Dr. Samora: Who was your primary provider managing your disease process?
Dr. Lundy: My “primary” provider was all from friends. I’m actually not even sure if my primary care provider knows that I was sick. Part of the problem that we have as “connected” physicians is that we know everyone. The good part of that is that we gain instant access. The downside is that we are the victims of “shortcuts” that our friends take for us.
Dr. Samora: Did he or she discuss the possible use of hydroxychloroquine?
Dr. Lundy: I discussed hydroxychloroquine with my friend who is the service line chair for pulmonary medicine. He was very negative about me trying it. As surgeons, we either believe science, or we don’t. As a result, I did not take this, although I know they would have found some for me if I wanted it (see “shortcuts” above).
Dr. Samora: Did you require hospitalization?
Dr. Matzkin: I did not require hospitalization. My O2 saturation was in the low 90s, my other vitals were stable, and my bloodwork was normal. I returned home and started to slowly feel better over the ensuing days.
Dr. Lundy: No, thankfully I did not. My dyspnea always settled down when I would rest. I had no less than eight or 10 physicians (not just orthopaedic surgeons) checking in on me daily, and I know they didn’t trust me. They were ready to drag me up to the hospital on a second’s notice. They carefully evaluated me over the phone, and I never became that sick.
Dr. Samora: What have you responded to best?
Dr. Matzkin: I managed my symptoms mostly with rest and staying hydrated. I was not recommended to start any other medications such as hydroxychloroquine and/or azithromycin. Vitamin C was recommended.
Dr. Lundy: Just acetaminophen. When I first became sick, there was all of that information that ibuprofen made things worse. I became incredibly tired of bedrest. I couldn’t stand anything on TV. Reading was a chore. It was absolutely horrible. Your mind starts to play all sorts of games during this time. On top of all of that, food becomes completely detestable. I lost 16 pounds in the first 10 days. I had to force down food, which had no taste at all. My wife pleaded to come home, but there was no way I was getting her and my sons sick. When I went through cancer surgery last year, she was by my side. I had to do this one alone.
Dr. Samora: Do you have an idea how you contracted the virus, especially given your great precautions?
Dr. Lundy: There is no chance that I contracted this any other way than through the hospital or clinic. I haven’t been anywhere else. I can’t say who passed it to me, and that doesn’t matter. Interestingly, our workers compensation carrier is denying coverage for this. Needless to say, we will fight that poor decision on their part.
Dr. Matzkin: I have no idea where I came in to contact with the virus. Besides working at the hospital, including the clinic and OR, there wasn’t a specific exposure. I also had covered the Northeast 10 Men’s College Ice Hockey tournament, where there were some positive cases, but again no specific exposure. No one else I was in close contact with at work or home came down with significant symptoms. I have to assume that my family had been exposed, but my husband and three daughters likely had very mild symptoms or were asymptomatic. The patients I had seen in clinic and had surgery the few days prior to my symptoms have luckily all not had any COVID-19 symptoms.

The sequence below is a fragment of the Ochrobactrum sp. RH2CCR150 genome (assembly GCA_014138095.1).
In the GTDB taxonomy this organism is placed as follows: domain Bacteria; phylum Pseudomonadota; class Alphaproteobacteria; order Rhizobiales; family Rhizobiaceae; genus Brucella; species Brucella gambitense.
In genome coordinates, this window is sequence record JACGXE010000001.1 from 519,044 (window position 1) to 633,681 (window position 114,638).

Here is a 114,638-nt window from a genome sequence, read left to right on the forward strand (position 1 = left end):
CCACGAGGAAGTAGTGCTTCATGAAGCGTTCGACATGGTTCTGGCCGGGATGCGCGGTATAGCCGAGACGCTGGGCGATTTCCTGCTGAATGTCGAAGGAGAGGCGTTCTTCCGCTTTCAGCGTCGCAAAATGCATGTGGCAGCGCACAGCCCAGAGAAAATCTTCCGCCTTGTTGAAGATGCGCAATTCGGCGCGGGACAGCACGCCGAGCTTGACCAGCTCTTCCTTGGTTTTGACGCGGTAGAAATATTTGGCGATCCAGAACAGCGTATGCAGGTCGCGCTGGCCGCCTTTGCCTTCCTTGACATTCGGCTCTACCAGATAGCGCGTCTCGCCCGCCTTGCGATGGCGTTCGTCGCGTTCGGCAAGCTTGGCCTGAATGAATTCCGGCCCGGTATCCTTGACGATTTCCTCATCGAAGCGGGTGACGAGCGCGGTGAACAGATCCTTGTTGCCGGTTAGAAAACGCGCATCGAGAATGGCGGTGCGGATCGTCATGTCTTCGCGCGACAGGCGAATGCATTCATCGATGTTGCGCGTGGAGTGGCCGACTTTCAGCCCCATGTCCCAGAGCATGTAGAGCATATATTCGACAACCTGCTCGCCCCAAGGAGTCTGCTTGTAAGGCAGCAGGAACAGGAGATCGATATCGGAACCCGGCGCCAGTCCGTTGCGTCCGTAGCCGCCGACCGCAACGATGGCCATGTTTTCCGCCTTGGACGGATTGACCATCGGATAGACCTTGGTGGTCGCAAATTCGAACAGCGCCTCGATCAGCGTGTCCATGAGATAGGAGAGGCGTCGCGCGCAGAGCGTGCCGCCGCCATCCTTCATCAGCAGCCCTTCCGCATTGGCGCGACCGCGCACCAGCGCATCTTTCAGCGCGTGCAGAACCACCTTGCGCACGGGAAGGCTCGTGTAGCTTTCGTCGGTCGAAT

Dr. Samora: What’s your individual process for return to work? Do your institutions have protocols?
Dr. Lundy: My institution and my practice both adopted the “nontest-based strategy” per Centers for Disease Control and Prevention (CDC) guidance, available at https://bit.ly/34rQv3l.
Dr. Matzkin: Our return-to-work policy has been evolving and changing. Currently, we are following the CDC’s “test-based strategy.” Once we are asymptomatic for 72 hours, we can get retested. We are required to have two negative tests at least 24 hours apart prior to returning to work.
Dr. Samora: What advice would you give to other orthopaedic providers during this pandemic?
Dr. Matzkin: Stay healthy. COVID-19 knocked me down for two weeks, and I would not wish it upon anyone. I am grateful to be on the other side of it now. I plan to be tested again, and once I have two negative tests, I will look forward to being deployed where I can be helpful in the hospital.
Perhaps I have some immunity or protection, but I would never be cavalier with the coronavirus. We will get through this pandemic and emerge stronger and more resilient than before.
Dr. Lundy: Change your mindset from mine and all of my friends; you do not want to “just get it and get over it.” It is as bad as the experts say that it is. Be careful and seek medical attention if your dyspnea becomes severe. Understand that this is a marathon. You’re not going to just blast through this and move along. Lastly, you have to actively maintain your sanity. We are all tough, driven people who are not accustomed to being down. Rely heavily on your faith. Establish some type of routine so you have something to look forward to. Remember that this will eventually pass, and we will move on.
Dr. Samora: Do you worry about any long-term effects?
Dr. Lundy: Yes, but as there is nothing to do about it, I am relying heavily on my faith and the sovereignty of God.
Dr. Matzkin: Yes, especially as a runner. I expect my recovery to be like training for a marathon. I am slowly back to pounding the pavement; it will take time, but I will get there.
Julie Balch Samora, MD, PhD, MPH, FAAOS, is a pediatric hand surgeon at Nationwide Children’s Hospital in Columbus, Ohio, and the newly appointed deputy editor of AAOS Now. She can be reached at firstname.lastname@example.org.